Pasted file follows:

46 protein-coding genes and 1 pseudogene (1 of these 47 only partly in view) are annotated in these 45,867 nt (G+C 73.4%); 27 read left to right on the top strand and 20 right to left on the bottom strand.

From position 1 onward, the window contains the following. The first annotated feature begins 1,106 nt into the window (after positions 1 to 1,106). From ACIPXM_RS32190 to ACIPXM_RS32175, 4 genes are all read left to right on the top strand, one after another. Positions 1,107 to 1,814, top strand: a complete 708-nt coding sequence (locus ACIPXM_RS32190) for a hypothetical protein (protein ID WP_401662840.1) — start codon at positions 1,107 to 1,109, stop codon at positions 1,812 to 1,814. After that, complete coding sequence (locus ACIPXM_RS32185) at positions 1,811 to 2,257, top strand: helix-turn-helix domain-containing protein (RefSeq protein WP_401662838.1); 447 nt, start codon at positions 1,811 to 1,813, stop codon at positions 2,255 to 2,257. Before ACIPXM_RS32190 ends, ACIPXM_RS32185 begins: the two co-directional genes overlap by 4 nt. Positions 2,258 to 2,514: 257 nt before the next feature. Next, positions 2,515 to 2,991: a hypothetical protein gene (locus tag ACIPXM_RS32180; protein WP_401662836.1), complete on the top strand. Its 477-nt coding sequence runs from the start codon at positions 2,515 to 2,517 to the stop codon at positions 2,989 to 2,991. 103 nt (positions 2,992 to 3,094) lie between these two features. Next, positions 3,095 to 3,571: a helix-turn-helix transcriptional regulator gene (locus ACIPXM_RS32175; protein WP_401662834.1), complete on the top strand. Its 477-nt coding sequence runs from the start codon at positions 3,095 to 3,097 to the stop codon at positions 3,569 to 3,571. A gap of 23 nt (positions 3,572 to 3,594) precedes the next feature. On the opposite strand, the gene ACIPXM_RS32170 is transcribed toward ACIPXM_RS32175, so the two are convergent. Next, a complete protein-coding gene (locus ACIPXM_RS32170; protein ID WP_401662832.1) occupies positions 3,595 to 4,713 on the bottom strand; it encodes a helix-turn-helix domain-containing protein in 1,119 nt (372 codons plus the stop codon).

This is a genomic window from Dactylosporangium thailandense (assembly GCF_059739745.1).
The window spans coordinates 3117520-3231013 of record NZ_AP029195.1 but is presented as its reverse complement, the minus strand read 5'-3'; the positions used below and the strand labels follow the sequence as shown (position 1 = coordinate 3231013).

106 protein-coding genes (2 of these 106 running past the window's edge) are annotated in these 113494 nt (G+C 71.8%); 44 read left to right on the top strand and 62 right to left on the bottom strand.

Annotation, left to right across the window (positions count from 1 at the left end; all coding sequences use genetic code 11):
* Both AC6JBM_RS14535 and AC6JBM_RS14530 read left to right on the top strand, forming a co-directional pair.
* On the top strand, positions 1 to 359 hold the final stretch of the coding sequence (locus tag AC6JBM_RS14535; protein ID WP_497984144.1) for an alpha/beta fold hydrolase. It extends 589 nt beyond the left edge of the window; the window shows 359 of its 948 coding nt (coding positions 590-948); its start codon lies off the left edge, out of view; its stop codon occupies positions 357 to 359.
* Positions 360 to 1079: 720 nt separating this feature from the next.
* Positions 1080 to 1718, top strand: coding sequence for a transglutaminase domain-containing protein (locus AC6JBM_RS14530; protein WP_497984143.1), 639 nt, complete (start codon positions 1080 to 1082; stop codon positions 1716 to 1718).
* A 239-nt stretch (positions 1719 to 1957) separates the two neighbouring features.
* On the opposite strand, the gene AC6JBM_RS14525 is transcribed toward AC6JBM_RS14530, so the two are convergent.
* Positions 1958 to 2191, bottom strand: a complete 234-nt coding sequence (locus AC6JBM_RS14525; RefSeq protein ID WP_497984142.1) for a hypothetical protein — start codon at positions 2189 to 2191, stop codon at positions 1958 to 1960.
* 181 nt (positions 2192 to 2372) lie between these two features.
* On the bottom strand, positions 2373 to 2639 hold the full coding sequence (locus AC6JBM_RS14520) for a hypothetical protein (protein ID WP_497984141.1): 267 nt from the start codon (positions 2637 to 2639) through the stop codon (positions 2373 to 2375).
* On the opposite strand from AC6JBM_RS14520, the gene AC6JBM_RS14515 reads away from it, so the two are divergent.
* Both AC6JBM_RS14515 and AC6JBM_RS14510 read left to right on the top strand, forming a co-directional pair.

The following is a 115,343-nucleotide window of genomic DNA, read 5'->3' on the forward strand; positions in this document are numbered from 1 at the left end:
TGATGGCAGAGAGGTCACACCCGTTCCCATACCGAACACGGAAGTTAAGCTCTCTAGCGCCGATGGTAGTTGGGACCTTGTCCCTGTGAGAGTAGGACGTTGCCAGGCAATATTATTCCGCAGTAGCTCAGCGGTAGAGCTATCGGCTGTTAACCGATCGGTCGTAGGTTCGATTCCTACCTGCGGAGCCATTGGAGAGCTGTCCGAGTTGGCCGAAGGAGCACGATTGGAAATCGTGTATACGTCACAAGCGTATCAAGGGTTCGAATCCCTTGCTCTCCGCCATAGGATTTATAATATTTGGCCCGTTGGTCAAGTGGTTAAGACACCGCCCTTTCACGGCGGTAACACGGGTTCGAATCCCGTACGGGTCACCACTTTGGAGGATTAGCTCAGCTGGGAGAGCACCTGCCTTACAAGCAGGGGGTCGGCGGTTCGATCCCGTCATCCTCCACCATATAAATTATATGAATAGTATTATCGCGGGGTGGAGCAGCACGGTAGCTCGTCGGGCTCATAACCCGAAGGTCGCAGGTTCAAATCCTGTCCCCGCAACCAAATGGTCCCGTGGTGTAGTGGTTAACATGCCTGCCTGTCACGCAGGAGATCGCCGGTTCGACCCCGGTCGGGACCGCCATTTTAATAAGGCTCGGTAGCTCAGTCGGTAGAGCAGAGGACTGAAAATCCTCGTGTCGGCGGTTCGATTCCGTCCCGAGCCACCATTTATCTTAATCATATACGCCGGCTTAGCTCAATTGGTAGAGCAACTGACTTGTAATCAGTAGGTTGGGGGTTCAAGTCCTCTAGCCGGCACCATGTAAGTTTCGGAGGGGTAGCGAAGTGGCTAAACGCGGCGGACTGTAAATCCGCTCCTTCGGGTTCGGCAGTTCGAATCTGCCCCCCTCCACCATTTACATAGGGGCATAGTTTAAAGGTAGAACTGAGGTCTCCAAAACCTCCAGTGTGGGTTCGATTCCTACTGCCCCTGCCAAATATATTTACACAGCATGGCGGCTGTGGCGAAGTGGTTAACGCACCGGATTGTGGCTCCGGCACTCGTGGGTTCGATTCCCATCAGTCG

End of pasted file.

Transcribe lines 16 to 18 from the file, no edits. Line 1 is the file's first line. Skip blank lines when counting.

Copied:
* On the opposite strand from AC6JBM_RS14520, the gene AC6JBM_RS14515 reads away from it, so the two are divergent.
* Both AC6JBM_RS14515 and AC6JBM_RS14510 read left to right on the top strand, forming a co-directional pair.

The following is a 115,343-nucleotide window of genomic DNA, read 5'->3' on the forward strand; positions in this document are numbered from 1 at the left end: